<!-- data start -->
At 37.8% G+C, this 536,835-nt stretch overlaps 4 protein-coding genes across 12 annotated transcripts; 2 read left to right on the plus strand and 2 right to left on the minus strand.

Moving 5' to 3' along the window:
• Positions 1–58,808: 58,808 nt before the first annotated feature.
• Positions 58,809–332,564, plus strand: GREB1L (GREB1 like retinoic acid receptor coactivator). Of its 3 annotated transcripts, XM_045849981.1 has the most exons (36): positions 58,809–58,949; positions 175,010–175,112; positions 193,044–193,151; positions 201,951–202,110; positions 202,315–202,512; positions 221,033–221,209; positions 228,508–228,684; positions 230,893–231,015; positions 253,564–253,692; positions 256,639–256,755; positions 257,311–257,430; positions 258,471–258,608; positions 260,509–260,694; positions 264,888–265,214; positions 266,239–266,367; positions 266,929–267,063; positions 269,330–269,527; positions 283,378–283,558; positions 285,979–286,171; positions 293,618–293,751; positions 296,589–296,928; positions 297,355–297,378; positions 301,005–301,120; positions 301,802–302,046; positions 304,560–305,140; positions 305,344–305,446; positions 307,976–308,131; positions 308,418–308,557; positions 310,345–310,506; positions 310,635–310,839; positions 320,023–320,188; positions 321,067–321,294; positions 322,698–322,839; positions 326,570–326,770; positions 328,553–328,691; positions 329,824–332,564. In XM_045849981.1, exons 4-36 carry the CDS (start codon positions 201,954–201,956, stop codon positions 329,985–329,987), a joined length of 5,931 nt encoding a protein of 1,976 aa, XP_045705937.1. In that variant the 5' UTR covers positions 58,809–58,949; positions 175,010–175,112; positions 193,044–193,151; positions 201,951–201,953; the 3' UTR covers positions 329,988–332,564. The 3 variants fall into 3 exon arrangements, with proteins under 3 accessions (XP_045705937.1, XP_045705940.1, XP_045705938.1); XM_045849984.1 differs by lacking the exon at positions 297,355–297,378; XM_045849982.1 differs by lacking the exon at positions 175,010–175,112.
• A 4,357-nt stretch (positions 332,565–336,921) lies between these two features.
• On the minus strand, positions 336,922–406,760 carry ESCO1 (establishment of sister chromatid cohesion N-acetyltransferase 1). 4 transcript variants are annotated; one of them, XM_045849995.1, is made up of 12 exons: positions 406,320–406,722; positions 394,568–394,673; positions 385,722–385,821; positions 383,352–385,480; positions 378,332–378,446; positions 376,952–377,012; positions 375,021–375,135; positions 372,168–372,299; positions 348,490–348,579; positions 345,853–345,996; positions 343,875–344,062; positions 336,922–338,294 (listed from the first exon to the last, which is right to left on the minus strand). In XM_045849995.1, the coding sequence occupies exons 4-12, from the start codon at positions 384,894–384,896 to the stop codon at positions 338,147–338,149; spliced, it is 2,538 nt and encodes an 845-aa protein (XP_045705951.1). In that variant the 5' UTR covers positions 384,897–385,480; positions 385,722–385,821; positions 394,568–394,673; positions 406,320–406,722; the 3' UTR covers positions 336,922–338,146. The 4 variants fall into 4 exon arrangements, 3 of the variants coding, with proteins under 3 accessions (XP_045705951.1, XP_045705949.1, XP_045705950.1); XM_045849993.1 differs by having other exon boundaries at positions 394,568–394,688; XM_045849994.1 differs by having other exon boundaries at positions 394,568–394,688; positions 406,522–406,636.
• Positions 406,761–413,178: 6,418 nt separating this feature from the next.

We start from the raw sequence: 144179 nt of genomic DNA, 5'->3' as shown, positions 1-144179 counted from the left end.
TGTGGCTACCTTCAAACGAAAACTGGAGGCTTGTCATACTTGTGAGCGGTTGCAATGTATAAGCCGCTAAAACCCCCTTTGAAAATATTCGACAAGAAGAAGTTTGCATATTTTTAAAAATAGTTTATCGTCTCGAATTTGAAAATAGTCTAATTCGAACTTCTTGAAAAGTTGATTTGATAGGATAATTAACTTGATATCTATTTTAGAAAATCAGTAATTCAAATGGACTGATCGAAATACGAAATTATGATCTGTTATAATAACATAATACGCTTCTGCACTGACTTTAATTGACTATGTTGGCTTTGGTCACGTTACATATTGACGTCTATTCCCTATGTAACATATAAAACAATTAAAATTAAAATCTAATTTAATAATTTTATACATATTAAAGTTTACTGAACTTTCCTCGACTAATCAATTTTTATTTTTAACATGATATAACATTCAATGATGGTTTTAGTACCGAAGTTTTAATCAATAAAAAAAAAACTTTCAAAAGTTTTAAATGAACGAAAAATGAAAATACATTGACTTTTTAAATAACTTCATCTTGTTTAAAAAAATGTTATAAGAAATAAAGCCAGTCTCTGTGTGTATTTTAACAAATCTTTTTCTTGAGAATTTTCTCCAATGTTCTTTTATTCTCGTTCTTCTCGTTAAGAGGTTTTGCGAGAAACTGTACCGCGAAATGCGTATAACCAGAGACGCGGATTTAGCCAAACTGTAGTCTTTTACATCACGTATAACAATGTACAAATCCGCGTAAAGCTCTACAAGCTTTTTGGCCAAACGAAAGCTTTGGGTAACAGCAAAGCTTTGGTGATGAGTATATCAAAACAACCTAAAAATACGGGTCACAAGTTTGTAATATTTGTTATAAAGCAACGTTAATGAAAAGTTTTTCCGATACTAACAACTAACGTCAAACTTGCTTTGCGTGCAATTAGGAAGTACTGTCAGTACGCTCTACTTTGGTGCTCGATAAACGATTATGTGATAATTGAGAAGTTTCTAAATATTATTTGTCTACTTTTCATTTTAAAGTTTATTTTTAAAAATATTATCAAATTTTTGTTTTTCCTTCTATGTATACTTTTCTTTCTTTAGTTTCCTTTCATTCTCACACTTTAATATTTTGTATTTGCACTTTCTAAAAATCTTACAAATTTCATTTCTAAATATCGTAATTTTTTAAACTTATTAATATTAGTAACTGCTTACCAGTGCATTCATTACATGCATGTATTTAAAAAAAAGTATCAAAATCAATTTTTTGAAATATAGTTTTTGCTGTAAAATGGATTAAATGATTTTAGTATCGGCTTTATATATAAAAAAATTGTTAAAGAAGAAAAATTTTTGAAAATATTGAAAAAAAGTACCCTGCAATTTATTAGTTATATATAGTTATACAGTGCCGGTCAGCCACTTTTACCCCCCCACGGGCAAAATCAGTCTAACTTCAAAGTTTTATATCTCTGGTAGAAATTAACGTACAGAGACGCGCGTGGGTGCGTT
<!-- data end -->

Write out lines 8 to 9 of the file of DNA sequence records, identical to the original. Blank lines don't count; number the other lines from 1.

We start from the raw sequence: 144179 nt of genomic DNA, 5'->3' as shown, positions 1-144179 counted from the left end.
TGTGGCTACCTTCAAACGAAAACTGGAGGCTTGTCATACTTGTGAGCGGTTGCAATGTATAAGCCGCTAAAACCCCCTTTGAAAATATTCGACAAGAAGAAGTTTGCATATTTTTAAAAATAGTTTATCGTCTCGAATTTGAAAATAGTCTAATTCGAACTTCTTGAAAAGTTGATTTGATAGGATAATTAACTTGATATCTATTTTAGAAAATCAGTAATTCAAATGGACTGATCGAAATACGAAATTATGATCTGTTATAATAACATAATACGCTTCTGCACTGACTTTAATTGACTATGTTGGCTTTGGTCACGTTACATATTGACGTCTATTCCCTATGTAACATATAAAACAATTAAAATTAAAATCTAATTTAATAATTTTATACATATTAAAGTTTACTGAACTTTCCTCGACTAATCAATTTTTATTTTTAACATGATATAACATTCAATGATGGTTTTAGTACCGAAGTTTTAATCAATAAAAAAAAAACTTTCAAAAGTTTTAAATGAACGAAAAATGAAAATACATTGACTTTTTAAATAACTTCATCTTGTTTAAAAAAATGTTATAAGAAATAAAGCCAGTCTCTGTGTGTATTTTAACAAATCTTTTTCTTGAGAATTTTCTCCAATGTTCTTTTATTCTCGTTCTTCTCGTTAAGAGGTTTTGCGAGAAACTGTACCGCGAAATGCGTATAACCAGAGACGCGGATTTAGCCAAACTGTAGTCTTTTACATCACGTATAACAATGTACAAATCCGCGTAAAGCTCTACAAGCTTTTTGGCCAAACGAAAGCTTTGGGTAACAGCAAAGCTTTGGTGATGAGTATATCAAAACAACCTAAAAATACGGGTCACAAGTTTGTAATATTTGTTATAAAGCAACGTTAATGAAAAGTTTTTCCGATACTAACAACTAACGTCAAACTTGCTTTGCGTGCAATTAGGAAGTACTGTCAGTACGCTCTACTTTGGTGCTCGATAAACGATTATGTGATAATTGAGAAGTTTCTAAATATTATTTGTCTACTTTTCATTTTAAAGTTTATTTTTAAAAATATTATCAAATTTTTGTTTTTCCTTCTATGTATACTTTTCTTTCTTTAGTTTCCTTTCATTCTCACACTTTAATATTTTGTATTTGCACTTTCTAAAAATCTTACAAATTTCATTTCTAAATATCGTAATTTTTTAAACTTATTAATATTAGTAACTGCTTACCAGTGCATTCATTACATGCATGTATTTAAAAAAAAGTATCAAAATCAATTTTTTGAAATATAGTTTTTGCTGTAAAATGGATTAAATGATTTTAGTATCGGCTTTATATATAAAAAAATTGTTAAAGAAGAAAAATTTTTGAAAATATTGAAAAAAAGTACCCTGCAATTTATTAGTTATATATAGTTATACAGTGCCGGTCAGCCACTTTTACCCCCCCACGGGCAAAATCAGTCTAACTTCAAAGTTTTATATCTCTGGTAGAAATTAACGTACAGAGACGCGCGTGGGTGCGTT